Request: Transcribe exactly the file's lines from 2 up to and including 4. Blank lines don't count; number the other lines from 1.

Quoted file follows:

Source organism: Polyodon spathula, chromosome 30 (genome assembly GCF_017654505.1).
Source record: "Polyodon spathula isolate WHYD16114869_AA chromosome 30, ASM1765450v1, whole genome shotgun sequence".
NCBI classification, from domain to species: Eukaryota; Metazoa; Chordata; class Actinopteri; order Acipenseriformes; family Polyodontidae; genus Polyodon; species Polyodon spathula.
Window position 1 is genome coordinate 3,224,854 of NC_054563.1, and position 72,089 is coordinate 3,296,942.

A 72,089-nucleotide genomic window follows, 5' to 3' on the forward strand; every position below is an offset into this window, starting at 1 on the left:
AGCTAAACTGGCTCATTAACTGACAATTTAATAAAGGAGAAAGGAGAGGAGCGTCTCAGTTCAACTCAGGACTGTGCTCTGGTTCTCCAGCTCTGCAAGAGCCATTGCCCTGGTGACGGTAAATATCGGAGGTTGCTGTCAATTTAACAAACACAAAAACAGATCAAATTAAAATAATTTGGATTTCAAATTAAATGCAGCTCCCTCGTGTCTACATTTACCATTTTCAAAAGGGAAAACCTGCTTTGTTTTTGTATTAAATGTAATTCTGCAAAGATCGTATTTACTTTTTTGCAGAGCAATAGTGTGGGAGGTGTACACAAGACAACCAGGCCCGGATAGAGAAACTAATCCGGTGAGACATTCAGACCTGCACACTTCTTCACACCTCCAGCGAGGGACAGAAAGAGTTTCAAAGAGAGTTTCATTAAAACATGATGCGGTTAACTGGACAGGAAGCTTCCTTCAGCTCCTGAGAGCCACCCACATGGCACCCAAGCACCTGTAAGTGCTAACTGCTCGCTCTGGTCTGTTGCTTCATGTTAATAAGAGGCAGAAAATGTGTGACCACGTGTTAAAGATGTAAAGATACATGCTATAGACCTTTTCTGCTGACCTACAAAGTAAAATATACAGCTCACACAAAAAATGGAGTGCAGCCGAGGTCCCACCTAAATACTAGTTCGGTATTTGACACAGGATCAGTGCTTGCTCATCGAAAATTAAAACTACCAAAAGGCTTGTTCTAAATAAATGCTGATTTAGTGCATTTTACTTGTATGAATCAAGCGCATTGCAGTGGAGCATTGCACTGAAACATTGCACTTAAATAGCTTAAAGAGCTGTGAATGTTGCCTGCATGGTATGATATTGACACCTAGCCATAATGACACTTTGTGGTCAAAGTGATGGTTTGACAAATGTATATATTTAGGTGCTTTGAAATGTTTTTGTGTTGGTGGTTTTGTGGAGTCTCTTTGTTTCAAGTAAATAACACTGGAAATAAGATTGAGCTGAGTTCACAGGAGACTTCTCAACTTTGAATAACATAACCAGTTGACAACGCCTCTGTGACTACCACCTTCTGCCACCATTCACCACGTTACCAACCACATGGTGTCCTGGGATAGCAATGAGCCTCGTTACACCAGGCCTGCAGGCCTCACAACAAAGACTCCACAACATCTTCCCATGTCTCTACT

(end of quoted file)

Source record: "Polyodon spathula isolate WHYD16114869_AA chromosome 30, ASM1765450v1, whole genome shotgun sequence".
NCBI classification, from domain to species: Eukaryota; Metazoa; Chordata; class Actinopteri; order Acipenseriformes; family Polyodontidae; genus Polyodon; species Polyodon spathula.
Window position 1 is genome coordinate 3,224,854 of NC_054563.1, and position 72,089 is coordinate 3,296,942.